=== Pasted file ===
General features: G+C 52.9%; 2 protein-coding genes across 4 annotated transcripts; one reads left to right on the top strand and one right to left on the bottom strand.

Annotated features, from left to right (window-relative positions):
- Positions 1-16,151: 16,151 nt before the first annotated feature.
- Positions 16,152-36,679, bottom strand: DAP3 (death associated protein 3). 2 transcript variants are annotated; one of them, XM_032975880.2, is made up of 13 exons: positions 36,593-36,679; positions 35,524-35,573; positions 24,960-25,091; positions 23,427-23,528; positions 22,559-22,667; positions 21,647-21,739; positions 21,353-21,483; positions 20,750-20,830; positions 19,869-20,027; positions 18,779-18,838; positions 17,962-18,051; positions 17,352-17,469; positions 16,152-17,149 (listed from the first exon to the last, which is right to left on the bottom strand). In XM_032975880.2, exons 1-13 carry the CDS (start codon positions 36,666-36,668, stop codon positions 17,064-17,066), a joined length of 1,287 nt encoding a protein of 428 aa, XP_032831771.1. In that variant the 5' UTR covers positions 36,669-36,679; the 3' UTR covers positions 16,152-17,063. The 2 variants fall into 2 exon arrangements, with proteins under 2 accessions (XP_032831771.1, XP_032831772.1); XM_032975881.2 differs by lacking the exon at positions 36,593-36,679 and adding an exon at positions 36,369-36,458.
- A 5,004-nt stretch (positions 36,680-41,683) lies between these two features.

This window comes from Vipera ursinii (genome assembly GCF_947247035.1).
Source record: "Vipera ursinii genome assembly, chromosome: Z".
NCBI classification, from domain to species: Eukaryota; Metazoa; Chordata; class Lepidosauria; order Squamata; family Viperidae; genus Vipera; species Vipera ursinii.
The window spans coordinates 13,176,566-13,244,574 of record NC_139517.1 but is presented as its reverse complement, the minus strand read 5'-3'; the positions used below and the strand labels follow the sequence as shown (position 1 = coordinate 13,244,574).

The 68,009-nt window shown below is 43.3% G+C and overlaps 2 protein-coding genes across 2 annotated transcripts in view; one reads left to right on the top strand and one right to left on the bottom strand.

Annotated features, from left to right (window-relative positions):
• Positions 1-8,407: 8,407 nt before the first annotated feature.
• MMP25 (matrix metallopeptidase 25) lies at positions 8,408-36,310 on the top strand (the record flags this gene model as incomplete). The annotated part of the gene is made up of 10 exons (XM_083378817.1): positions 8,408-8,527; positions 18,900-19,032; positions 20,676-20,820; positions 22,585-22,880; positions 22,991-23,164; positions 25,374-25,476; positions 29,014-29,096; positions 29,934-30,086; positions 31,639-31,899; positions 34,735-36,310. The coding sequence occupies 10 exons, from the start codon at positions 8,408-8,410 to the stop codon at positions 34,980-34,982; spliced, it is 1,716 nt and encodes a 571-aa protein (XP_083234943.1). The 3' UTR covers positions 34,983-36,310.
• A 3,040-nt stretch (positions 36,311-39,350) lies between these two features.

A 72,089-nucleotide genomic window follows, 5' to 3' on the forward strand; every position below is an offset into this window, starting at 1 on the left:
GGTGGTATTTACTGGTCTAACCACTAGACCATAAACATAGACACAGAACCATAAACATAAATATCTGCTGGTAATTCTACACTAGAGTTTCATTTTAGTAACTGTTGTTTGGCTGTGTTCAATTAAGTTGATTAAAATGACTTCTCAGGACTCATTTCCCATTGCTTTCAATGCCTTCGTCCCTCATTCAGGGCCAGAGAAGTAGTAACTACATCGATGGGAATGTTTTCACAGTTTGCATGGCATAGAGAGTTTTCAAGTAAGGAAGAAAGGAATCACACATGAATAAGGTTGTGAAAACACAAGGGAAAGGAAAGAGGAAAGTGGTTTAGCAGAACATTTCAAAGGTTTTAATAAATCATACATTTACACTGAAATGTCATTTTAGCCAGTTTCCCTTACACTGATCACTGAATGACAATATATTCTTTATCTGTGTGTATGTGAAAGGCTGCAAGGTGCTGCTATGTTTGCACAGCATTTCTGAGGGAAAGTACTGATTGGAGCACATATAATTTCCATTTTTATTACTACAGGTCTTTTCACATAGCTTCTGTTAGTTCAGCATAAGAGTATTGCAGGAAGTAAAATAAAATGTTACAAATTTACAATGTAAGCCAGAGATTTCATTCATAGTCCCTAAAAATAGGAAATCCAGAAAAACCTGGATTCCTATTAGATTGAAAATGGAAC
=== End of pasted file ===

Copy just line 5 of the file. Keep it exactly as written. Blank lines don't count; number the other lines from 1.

- A 5,004-nt stretch (positions 36,680-41,683) lies between these two features.